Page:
Understanding the distribution of economic benefits from improving coastal and marine ecosystems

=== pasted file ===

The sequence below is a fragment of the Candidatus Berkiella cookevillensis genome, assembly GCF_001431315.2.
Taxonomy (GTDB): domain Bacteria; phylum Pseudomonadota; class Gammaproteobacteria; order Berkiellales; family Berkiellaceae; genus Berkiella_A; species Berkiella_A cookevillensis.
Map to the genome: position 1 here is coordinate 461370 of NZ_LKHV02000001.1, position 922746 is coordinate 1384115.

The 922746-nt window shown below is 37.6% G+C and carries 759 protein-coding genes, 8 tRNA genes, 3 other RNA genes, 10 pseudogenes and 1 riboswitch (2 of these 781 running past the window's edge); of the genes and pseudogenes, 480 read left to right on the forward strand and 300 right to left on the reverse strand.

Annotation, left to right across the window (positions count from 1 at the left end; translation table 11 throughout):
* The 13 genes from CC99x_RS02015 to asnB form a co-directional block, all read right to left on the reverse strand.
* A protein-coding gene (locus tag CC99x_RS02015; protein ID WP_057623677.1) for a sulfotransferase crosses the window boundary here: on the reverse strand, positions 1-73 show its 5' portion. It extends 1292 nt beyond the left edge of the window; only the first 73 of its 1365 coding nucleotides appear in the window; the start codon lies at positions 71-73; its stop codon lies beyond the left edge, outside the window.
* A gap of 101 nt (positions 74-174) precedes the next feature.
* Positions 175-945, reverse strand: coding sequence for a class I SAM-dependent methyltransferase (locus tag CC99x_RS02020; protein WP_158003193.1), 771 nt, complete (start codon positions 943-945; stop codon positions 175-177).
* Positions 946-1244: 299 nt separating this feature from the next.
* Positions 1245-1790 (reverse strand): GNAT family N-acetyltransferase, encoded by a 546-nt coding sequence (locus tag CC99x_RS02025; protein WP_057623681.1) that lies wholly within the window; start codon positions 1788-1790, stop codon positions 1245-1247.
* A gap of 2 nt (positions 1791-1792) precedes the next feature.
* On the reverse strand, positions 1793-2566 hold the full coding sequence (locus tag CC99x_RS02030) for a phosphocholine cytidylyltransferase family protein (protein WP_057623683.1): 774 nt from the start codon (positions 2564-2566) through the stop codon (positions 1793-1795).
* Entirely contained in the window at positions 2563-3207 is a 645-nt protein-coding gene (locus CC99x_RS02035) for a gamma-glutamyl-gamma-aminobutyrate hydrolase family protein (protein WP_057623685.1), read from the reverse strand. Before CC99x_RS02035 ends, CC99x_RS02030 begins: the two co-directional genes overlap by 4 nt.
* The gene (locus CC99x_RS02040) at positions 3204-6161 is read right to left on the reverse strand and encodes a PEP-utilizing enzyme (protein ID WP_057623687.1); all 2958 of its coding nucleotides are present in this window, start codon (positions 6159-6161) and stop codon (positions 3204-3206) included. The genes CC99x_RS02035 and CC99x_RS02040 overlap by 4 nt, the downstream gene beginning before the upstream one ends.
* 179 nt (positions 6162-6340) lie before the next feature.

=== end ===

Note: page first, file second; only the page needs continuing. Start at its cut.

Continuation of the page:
The ecological status of coastal and marine waterbodies world-wide is threatened by multiple stressors, including nutrient inputs from various sources and increasing occurrences of invasive alien species. These stressors impact the environmental quality of the Baltic Sea. Each Baltic Sea country contributes to the stressors and, at the same time, is affected by their negative impacts on water quality. Knowledge about benefits from improvements in coastal and marine waters is key to assessing public support for policies aimed at achieving such changes. We propose a new approach to account for variability in benefits related to differences in socio-demographics of respondents, by using a structural model of discrete choice. Our method allows to incorporate a wide range of socio-demographics as explanatory variables in conditional multinomial logit models without the risk of collinearity; the model is estimated jointly and hence more statistically efficient than the alternative, typically used approaches. We apply this new technique to a study of the preferences of Latvian citizens towards improvements of the coastal and marine environment quality. We find that overall, Latvians are willing to pay for reducing losses of biodiversity, for improving water quality for recreation by reduced eutrophication, and for reducing new occurrences of invasive alien species. However a significant group within the sample seems not to value environmental improvements in the Baltic Sea, and, thus, is unwilling to support costly measures for achieving such improvements. The structural model of discrete choice reveals substantial heterogeneity among Latvians towards changes in the quality of coastal and marine waters of Latvia.